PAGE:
Chatting with Millie Florence about middle grade novels
I recently had the lovely opportunity to interview Millie Florence, the author of one of the very best books I read last year: Honey Butter. It’s a charming middle grade novel that reminds me of L.M. Montgomery and Beverly Cleary and Kate DiCamillo and Jeanne Birdsall all rolled into one, which is very high praise indeed! (If you haven’t yet picked up a copy, you’re missing out!) Millie actually published the book when she was 13 years old, and since then, she has published two more novels: Lydia Green of Mulberry Glen, and her brand-new release, The Balter of Ashton Harper. Read on to hear about her writing process, inspiration, and some favorite books!
I loved reading Honey Butter, and I’m curious to know: what books inspired you while you were writing it?
First of all, thank you so much! I’m so glad you enjoyed Honey Butter!
Several of the books I had in mind when I wrote Honey Butter were the Ramona Quimby books by Beverly Cleary, Bridge to Terabithia by Katherine Paterson, and Anne of Green Gables by L. M. Montgomery.
I wanted to write a story that paid attention to what it feels like to be a child, and those books are some of the best at that.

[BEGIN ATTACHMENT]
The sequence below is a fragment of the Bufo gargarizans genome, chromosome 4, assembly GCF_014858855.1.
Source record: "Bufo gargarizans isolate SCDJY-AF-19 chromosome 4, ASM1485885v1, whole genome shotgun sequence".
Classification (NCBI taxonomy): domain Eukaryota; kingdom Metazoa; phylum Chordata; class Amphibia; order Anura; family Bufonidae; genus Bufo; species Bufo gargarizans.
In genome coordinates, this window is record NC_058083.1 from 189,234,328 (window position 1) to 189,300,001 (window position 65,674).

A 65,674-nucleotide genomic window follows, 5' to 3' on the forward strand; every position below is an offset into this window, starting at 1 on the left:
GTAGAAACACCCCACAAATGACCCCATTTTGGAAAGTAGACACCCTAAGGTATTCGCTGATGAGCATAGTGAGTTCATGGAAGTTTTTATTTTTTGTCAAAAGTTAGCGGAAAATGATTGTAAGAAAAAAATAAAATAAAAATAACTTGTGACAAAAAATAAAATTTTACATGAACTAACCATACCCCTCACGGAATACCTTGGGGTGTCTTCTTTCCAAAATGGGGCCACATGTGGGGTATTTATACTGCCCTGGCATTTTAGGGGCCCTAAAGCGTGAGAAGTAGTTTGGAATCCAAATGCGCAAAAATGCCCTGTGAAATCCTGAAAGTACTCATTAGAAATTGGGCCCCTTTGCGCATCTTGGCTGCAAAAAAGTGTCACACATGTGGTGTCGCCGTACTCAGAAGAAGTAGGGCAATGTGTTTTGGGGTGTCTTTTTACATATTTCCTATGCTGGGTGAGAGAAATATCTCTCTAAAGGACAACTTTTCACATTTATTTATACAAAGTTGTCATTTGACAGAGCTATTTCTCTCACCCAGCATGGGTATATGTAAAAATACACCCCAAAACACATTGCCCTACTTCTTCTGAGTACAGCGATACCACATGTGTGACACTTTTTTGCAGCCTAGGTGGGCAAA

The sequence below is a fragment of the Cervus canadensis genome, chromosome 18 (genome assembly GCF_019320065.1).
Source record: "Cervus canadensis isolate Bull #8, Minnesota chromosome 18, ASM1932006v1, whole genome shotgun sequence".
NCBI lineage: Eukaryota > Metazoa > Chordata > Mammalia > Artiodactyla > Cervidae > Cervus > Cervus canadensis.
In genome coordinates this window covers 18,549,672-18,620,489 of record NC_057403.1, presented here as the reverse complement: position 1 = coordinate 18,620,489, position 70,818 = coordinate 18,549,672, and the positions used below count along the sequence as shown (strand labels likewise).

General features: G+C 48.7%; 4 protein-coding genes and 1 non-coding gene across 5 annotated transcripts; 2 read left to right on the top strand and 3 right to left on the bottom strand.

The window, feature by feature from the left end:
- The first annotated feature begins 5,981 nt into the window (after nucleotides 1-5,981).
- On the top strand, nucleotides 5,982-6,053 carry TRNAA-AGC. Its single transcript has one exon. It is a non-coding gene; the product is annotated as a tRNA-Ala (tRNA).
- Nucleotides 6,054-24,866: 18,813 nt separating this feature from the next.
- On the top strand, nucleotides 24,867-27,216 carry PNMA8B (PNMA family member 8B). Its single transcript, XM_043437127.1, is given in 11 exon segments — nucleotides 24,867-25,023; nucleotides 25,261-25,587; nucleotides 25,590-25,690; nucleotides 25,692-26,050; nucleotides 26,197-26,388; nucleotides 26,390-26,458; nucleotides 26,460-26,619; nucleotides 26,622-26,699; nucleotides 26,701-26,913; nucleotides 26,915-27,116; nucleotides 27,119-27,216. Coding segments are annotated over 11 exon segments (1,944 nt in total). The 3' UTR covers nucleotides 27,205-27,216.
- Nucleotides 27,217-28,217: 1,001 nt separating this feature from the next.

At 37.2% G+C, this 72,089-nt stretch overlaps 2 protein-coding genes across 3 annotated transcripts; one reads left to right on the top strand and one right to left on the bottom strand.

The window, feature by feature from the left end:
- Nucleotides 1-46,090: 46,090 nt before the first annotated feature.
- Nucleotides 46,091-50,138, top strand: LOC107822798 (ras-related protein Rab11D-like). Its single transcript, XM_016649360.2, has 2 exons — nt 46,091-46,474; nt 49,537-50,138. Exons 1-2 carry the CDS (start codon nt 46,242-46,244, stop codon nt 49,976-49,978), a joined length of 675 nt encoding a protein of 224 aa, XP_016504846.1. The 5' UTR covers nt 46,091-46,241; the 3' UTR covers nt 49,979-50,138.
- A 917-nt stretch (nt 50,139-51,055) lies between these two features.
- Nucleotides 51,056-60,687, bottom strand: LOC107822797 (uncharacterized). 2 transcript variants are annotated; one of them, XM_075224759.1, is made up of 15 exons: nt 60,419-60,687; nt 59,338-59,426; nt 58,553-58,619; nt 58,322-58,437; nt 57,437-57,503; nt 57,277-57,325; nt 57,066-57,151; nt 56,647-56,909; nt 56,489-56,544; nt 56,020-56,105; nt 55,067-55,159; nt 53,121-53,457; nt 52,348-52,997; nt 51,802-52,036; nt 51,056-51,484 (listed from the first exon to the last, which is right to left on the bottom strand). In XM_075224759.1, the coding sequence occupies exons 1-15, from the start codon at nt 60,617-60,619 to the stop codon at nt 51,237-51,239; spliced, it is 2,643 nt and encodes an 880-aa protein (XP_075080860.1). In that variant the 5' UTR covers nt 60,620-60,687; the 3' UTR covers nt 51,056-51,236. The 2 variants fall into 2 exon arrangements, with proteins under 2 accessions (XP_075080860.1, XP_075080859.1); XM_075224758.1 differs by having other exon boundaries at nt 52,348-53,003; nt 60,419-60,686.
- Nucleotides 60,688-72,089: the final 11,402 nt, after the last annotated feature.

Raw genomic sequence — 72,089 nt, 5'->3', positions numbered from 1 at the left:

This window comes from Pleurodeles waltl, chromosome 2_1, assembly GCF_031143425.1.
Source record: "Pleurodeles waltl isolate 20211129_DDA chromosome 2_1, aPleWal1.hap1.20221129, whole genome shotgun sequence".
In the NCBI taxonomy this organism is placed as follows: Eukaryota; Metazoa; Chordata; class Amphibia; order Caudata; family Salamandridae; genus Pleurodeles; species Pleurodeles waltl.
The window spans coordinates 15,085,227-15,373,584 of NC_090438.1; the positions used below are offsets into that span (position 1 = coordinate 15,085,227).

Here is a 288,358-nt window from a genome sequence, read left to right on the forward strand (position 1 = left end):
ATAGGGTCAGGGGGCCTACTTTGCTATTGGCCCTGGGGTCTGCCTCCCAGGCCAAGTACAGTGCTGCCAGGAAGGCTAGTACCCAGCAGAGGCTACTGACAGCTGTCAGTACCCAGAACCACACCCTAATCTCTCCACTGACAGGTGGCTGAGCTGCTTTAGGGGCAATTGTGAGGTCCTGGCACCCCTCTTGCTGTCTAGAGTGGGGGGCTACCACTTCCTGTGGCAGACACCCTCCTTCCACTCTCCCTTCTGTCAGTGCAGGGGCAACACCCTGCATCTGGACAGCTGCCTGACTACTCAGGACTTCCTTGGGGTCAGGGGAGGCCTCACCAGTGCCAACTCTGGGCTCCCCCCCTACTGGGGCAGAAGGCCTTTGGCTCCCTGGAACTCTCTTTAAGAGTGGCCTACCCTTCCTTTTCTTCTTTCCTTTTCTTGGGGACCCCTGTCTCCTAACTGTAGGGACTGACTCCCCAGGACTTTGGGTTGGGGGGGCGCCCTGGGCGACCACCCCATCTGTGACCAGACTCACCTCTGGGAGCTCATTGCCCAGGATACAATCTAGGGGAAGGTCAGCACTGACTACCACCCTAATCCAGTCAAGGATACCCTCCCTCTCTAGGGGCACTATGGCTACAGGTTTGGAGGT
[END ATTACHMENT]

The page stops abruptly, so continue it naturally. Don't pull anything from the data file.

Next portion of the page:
Which authors have inspired you the most over the years?
I could make this list a mile long, but I’ll try to limit myself.
Johnathan Auxier. He is the author of Sweep: The Story of a Girl and Her Monster, which took him years to collect the inspiration to write. I find his story very motivating on days when my writing feels slow, or I’m not making as much progress as I would like in my career.
Trenton Lee Stewart, the author of The Mysterious Benedict Society. The Mysterious Benedict Society is one of my favorite books of all time. It’s everything I love in a middle-grade novel, and the sort of book I aspire to write someday.
L.M. Montgomery. I grew up with the Anne of Green Gables books, so they had a huge influence on my writing journey. I listened to the free Librivox audiobook on a loop from ages seven to nine.
Abbie Emmons, a homeschool graduate and author YouTuber. I love her videos and how she breaks down the writing process! Watching her videos always inspires me to keep writing!
Can you give us some behind-the-scenes insights into your writing and research process?
The Balter of Ashton Harper is the only story I’ve written so far that required true historical research, which was a very interesting experience! However, I had unintentionally already done a lot of research for it through several essays I wrote on Regency-era culture in my senior year of homeschooled high school. So in many ways, further research came quite easily to me because I had already started.